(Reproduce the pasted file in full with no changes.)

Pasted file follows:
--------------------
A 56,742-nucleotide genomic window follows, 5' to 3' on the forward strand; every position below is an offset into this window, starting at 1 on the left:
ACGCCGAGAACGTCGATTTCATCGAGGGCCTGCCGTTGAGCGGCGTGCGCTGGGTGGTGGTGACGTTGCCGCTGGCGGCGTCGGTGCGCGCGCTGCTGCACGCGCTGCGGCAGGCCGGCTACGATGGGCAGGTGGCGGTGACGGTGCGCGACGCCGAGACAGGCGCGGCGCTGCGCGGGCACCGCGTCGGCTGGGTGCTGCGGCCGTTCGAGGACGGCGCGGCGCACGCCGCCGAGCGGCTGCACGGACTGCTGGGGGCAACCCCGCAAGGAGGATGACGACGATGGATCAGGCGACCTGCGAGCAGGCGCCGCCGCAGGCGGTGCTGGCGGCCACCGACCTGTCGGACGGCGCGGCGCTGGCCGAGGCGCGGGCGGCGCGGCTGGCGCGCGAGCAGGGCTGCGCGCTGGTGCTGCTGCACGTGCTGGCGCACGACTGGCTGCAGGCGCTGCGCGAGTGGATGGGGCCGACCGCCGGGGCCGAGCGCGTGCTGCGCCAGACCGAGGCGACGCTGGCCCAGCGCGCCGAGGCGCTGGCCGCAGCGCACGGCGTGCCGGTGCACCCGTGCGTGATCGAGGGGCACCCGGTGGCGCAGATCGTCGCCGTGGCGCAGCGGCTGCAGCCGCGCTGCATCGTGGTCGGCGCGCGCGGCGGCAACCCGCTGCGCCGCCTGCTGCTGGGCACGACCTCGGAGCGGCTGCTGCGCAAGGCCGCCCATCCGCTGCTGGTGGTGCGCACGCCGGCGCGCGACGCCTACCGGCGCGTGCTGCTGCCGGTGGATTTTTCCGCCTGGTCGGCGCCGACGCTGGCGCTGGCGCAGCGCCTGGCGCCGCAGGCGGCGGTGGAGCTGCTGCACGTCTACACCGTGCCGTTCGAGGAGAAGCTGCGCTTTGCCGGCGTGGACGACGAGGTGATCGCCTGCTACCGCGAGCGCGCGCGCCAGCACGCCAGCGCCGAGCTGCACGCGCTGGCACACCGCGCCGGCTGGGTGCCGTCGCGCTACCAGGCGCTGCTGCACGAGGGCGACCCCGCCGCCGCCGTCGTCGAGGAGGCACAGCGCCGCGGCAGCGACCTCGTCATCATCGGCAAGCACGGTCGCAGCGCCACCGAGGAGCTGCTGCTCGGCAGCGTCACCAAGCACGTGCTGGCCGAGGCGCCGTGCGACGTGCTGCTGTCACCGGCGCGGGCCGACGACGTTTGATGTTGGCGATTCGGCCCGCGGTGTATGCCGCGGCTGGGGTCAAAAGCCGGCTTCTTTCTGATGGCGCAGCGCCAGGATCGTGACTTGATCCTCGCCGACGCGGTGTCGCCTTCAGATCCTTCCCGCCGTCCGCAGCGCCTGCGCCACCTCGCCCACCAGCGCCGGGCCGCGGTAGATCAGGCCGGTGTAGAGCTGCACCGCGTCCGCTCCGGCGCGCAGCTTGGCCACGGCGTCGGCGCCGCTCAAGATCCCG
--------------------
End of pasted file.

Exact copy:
A 56,742-nucleotide genomic window follows, 5' to 3' on the forward strand; every position below is an offset into this window, starting at 1 on the left:
ACGCCGAGAACGTCGATTTCATCGAGGGCCTGCCGTTGAGCGGCGTGCGCTGGGTGGTGGTGACGTTGCCGCTGGCGGCGTCGGTGCGCGCGCTGCTGCACGCGCTGCGGCAGGCCGGCTACGATGGGCAGGTGGCGGTGACGGTGCGCGACGCCGAGACAGGCGCGGCGCTGCGCGGGCACCGCGTCGGCTGGGTGCTGCGGCCGTTCGAGGACGGCGCGGCGCACGCCGCCGAGCGGCTGCACGGACTGCTGGGGGCAACCCCGCAAGGAGGATGACGACGATGGATCAGGCGACCTGCGAGCAGGCGCCGCCGCAGGCGGTGCTGGCGGCCACCGACCTGTCGGACGGCGCGGCGCTGGCCGAGGCGCGGGCGGCGCGGCTGGCGCGCGAGCAGGGCTGCGCGCTGGTGCTGCTGCACGTGCTGGCGCACGACTGGCTGCAGGCGCTGCGCGAGTGGATGGGGCCGACCGCCGGGGCCGAGCGCGTGCTGCGCCAGACCGAGGCGACGCTGGCCCAGCGCGCCGAGGCGCTGGCCGCAGCGCACGGCGTGCCGGTGCACCCGTGCGTGATCGAGGGGCACCCGGTGGCGCAGATCGTCGCCGTGGCGCAGCGGCTGCAGCCGCGCTGCATCGTGGTCGGCGCGCGCGGCGGCAACCCGCTGCGCCGCCTGCTGCTGGGCACGACCTCGGAGCGGCTGCTGCGCAAGGCCGCCCATCCGCTGCTGGTGGTGCGCACGCCGGCGCGCGACGCCTACCGGCGCGTGCTGCTGCCGGTGGATTTTTCCGCCTGGTCGGCGCCGACGCTGGCGCTGGCGCAGCGCCTGGCGCCGCAGGCGGCGGTGGAGCTGCTGCACGTCTACACCGTGCCGTTCGAGGAGAAGCTGCGCTTTGCCGGCGTGGACGACGAGGTGATCGCCTGCTACCGCGAGCGCGCGCGCCAGCACGCCAGCGCCGAGCTGCACGCGCTGGCACACCGCGCCGGCTGGGTGCCGTCGCGCTACCAGGCGCTGCTGCACGAGGGCGACCCCGCCGCCGCCGTCGTCGAGGAGGCACAGCGCCGCGGCAGCGACCTCGTCATCATCGGCAAGCACGGTCGCAGCGCCACCGAGGAGCTGCTGCTCGGCAGCGTCACCAAGCACGTGCTGGCCGAGGCGCCGTGCGACGTGCTGCTGTCACCGGCGCGGGCCGACGACGTTTGATGTTGGCGATTCGGCCCGCGGTGTATGCCGCGGCTGGGGTCAAAAGCCGGCTTCTTTCTGATGGCGCAGCGCCAGGATCGTGACTTGATCCTCGCCGACGCGGTGTCGCCTTCAGATCCTTCCCGCCGTCCGCAGCGCCTGCGCCACCTCGCCCACCAGCGCCGGGCCGCGGTAGATCAGGCCGGTGTAGAGCTGCACCGCGTCCGCTCCGGCGCGCAGCTTGGCCACGGCGTCGGCGCCGCTCAAGATCCCG